By

In our last two blogs, we’ve discussed the approaches to tracking progress and ways of thinking about attainment that we’ve seen in schools. Today, we’re very much focusing on formative assessment, and how schools are using it to positive effect.

Many schools have been used to recording formative assessment with a ready-made framework, previously that given by the government and more recently ones created by publishers. The expectation is that someone else knows what your pupils need to learn and how to check whether they’ve learnt it. Of course, that has some merit – ‘experts’ are great because they lead the way and shine a light. However, these off-the-shelf assessment frameworks are unlikely to be a perfect fit for every school due to the differences in curriculum, different approaches to assessment and characteristics of teachers and their pupils.

Assessing what’s being taught

Within the parameters of the National Curriculum, schools have a degree of flexibility and control about what is taught to pupils and when. There are expectations in terms of content, and expectations in terms of the skills and attainment that should be met by the end of key stage. But how that is achieved is deliberately left up to the school so that they can create a curriculum which suits their context.

Over the last couple of years, we’ve seen schools start to use this freedom to select topics, teaching sequences and adapting schemes of work in a way that engages their learners and really meets their needs.

A school-specific curriculum requires a school-specific assessment framework. There’s no point in recording any assessment information just for the sake of it. When recording formative assessment, every click or tick has to have a purpose and value to the teacher doing it, otherwise it’s resented as extra workload.

On the other hand, when a formative assessment framework matches what’s actually being taught, teachers don’t feel that they’re doing something ‘for the sake of it’ and they can see and harness that value in their teaching – intelligence that they can use to help their pupils achieve their full potential.

Adapting ready-made frameworks

Common grumbles that we hear about ready-made assessment frameworks are about those that contain ‘too many statements’ and those where there ‘aren’t enough statements to inform teaching’. Unless you’re using an assessment framework that’s been published alongside an exact scheme of work that you are using to the letter, it’s unlikely that it’s going to exactly meet your needs.

Over the last year we’ve seen an increasing number of schools meet this realisation. We’ve had lots of discussions with schools about adapting assessment frameworks to better suit them. While in the beginning this was focused on scoring and adapting thresholds, schools then began to focus on assessment statements: adding, deleting and adapting these to better meet their school’s needs.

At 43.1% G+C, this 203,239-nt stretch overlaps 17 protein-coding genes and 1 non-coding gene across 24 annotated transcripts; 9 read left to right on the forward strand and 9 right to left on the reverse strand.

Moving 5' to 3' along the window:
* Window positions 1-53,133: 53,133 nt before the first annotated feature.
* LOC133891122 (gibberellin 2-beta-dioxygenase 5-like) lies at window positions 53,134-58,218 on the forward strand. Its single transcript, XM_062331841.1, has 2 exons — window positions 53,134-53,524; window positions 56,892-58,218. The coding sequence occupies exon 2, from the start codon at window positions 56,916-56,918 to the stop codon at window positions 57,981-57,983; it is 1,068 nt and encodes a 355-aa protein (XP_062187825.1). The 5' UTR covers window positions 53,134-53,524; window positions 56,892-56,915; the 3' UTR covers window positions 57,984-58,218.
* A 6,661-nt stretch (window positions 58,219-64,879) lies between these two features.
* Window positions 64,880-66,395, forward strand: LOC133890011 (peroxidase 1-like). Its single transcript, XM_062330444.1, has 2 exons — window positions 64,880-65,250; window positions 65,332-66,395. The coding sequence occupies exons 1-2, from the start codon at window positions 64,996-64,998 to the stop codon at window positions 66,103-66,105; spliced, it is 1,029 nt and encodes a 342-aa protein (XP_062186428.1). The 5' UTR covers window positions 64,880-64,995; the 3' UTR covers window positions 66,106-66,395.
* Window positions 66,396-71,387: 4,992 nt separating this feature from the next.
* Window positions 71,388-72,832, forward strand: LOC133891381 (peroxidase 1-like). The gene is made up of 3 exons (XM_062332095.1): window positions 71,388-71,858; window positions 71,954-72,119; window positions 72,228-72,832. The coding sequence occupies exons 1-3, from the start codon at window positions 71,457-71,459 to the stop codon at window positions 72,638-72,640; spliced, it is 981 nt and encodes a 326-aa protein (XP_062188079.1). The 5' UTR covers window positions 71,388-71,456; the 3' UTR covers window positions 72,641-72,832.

Creating school-specific frameworks

Some schools have gone even further along this journey. Rather than simply adapting an existing assessment framework, some schools are using ones that have been explicitly designed to fit their own curriculum. This has been particularly common within Multi Academy Trusts, clusters and informal groups of schools who are collaborating and sharing ideas for the good of their pupils. And it’s particularly the case for foundation subjects where schools have decided they want to assess the specifics of the topics and the approach to the subject that they have within their schools.

Matching frameworks to pupils’ needs

Alongside schools starting to match their frameworks more closely to their curriculum, we’ve also seen schools start thinking about whether the framework they’re using meets the needs of all of their pupils. In particular, for children with SEND. Depending on the specific need of these individuals, it may be that they’re following different programmes of learning or just that they need smaller steps in order to make progress.

We’ve seen schools creating frameworks to match the intervention programmes that are being run in school so that teachers and teaching assistants can use this in their planning and assessment. Some schools have also created individual markbooks for individual pupils based on targets within their Education and Health Care Plans. These are then assessed and evidenced over the course of a term or year providing a rich information source for sharing and reviews.

So have you checked that your assessment framework meets your needs? Whether it’s considering a different ready-made framework to the one you’re using at the moment, adapting an existing framework to meet your needs or creating framework(s) to meet specific needs, Classroom Monitor is helping schools to make sure that what they’re assessing is truly supporting what they’re teaching and their pupils’ learning.

Leave a Reply